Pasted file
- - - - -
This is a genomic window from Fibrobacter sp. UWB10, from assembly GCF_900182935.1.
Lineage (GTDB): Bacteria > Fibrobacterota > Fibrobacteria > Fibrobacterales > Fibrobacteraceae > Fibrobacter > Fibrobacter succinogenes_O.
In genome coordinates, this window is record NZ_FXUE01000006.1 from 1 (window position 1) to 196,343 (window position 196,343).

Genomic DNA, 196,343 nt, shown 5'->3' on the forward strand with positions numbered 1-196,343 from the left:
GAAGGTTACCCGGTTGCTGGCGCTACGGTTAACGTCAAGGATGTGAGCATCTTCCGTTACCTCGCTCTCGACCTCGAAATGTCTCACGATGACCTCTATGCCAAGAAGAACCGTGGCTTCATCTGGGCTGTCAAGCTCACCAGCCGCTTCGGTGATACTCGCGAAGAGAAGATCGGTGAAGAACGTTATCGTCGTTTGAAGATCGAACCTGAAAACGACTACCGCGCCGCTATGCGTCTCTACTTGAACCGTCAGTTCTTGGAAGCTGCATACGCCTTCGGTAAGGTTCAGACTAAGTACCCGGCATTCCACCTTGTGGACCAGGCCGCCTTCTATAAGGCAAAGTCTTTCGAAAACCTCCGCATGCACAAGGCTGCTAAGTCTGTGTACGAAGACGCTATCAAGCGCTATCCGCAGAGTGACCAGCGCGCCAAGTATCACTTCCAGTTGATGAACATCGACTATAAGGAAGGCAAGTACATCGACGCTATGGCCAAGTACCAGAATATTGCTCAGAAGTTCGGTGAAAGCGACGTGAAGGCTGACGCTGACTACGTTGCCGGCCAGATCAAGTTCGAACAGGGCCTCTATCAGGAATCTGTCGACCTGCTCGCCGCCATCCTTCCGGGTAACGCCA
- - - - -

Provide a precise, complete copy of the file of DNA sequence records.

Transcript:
This is a genomic window from Fibrobacter sp. UWB10, from assembly GCF_900182935.1.
Lineage (GTDB): Bacteria > Fibrobacterota > Fibrobacteria > Fibrobacterales > Fibrobacteraceae > Fibrobacter > Fibrobacter succinogenes_O.
In genome coordinates, this window is record NZ_FXUE01000006.1 from 1 (window position 1) to 196,343 (window position 196,343).

Genomic DNA, 196,343 nt, shown 5'->3' on the forward strand with positions numbered 1-196,343 from the left:
GAAGGTTACCCGGTTGCTGGCGCTACGGTTAACGTCAAGGATGTGAGCATCTTCCGTTACCTCGCTCTCGACCTCGAAATGTCTCACGATGACCTCTATGCCAAGAAGAACCGTGGCTTCATCTGGGCTGTCAAGCTCACCAGCCGCTTCGGTGATACTCGCGAAGAGAAGATCGGTGAAGAACGTTATCGTCGTTTGAAGATCGAACCTGAAAACGACTACCGCGCCGCTATGCGTCTCTACTTGAACCGTCAGTTCTTGGAAGCTGCATACGCCTTCGGTAAGGTTCAGACTAAGTACCCGGCATTCCACCTTGTGGACCAGGCCGCCTTCTATAAGGCAAAGTCTTTCGAAAACCTCCGCATGCACAAGGCTGCTAAGTCTGTGTACGAAGACGCTATCAAGCGCTATCCGCAGAGTGACCAGCGCGCCAAGTATCACTTCCAGTTGATGAACATCGACTATAAGGAAGGCAAGTACATCGACGCTATGGCCAAGTACCAGAATATTGCTCAGAAGTTCGGTGAAAGCGACGTGAAGGCTGACGCTGACTACGTTGCCGGCCAGATCAAGTTCGAACAGGGCCTCTATCAGGAATCTGTCGACCTGCTCGCCGCCATCCTTCCGGGTAACGCCA